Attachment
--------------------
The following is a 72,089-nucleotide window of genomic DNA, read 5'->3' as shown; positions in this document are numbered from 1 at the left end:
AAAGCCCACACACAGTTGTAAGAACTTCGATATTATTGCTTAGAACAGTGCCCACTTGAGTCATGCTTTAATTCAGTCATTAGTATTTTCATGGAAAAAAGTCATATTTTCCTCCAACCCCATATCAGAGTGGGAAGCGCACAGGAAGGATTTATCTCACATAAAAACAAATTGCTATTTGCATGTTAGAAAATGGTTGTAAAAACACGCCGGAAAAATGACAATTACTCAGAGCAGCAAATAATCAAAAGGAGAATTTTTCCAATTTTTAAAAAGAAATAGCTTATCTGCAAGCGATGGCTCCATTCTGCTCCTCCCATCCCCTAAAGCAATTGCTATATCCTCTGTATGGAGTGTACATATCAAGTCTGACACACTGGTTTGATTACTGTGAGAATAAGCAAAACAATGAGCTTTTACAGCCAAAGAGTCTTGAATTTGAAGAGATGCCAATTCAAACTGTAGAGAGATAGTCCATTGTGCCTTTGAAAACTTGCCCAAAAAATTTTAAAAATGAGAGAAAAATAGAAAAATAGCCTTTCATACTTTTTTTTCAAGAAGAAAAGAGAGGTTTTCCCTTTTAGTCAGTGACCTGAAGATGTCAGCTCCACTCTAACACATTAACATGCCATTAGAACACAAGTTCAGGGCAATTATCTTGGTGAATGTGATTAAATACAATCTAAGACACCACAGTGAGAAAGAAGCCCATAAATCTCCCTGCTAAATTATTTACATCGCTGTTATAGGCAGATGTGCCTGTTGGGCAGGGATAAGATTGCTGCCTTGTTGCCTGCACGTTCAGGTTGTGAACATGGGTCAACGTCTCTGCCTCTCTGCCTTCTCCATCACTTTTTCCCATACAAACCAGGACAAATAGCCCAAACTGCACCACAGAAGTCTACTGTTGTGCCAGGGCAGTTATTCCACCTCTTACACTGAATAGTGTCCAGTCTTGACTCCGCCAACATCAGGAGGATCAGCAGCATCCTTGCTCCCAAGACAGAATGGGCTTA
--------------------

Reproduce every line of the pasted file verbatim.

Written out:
The following is a 72,089-nucleotide window of genomic DNA, read 5'->3' as shown; positions in this document are numbered from 1 at the left end:
AAAGCCCACACACAGTTGTAAGAACTTCGATATTATTGCTTAGAACAGTGCCCACTTGAGTCATGCTTTAATTCAGTCATTAGTATTTTCATGGAAAAAAGTCATATTTTCCTCCAACCCCATATCAGAGTGGGAAGCGCACAGGAAGGATTTATCTCACATAAAAACAAATTGCTATTTGCATGTTAGAAAATGGTTGTAAAAACACGCCGGAAAAATGACAATTACTCAGAGCAGCAAATAATCAAAAGGAGAATTTTTCCAATTTTTAAAAAGAAATAGCTTATCTGCAAGCGATGGCTCCATTCTGCTCCTCCCATCCCCTAAAGCAATTGCTATATCCTCTGTATGGAGTGTACATATCAAGTCTGACACACTGGTTTGATTACTGTGAGAATAAGCAAAACAATGAGCTTTTACAGCCAAAGAGTCTTGAATTTGAAGAGATGCCAATTCAAACTGTAGAGAGATAGTCCATTGTGCCTTTGAAAACTTGCCCAAAAAATTTTAAAAATGAGAGAAAAATAGAAAAATAGCCTTTCATACTTTTTTTTCAAGAAGAAAAGAGAGGTTTTCCCTTTTAGTCAGTGACCTGAAGATGTCAGCTCCACTCTAACACATTAACATGCCATTAGAACACAAGTTCAGGGCAATTATCTTGGTGAATGTGATTAAATACAATCTAAGACACCACAGTGAGAAAGAAGCCCATAAATCTCCCTGCTAAATTATTTACATCGCTGTTATAGGCAGATGTGCCTGTTGGGCAGGGATAAGATTGCTGCCTTGTTGCCTGCACGTTCAGGTTGTGAACATGGGTCAACGTCTCTGCCTCTCTGCCTTCTCCATCACTTTTTCCCATACAAACCAGGACAAATAGCCCAAACTGCACCACAGAAGTCTACTGTTGTGCCAGGGCAGTTATTCCACCTCTTACACTGAATAGTGTCCAGTCTTGACTCCGCCAACATCAGGAGGATCAGCAGCATCCTTGCTCCCAAGACAGAATGGGCTTA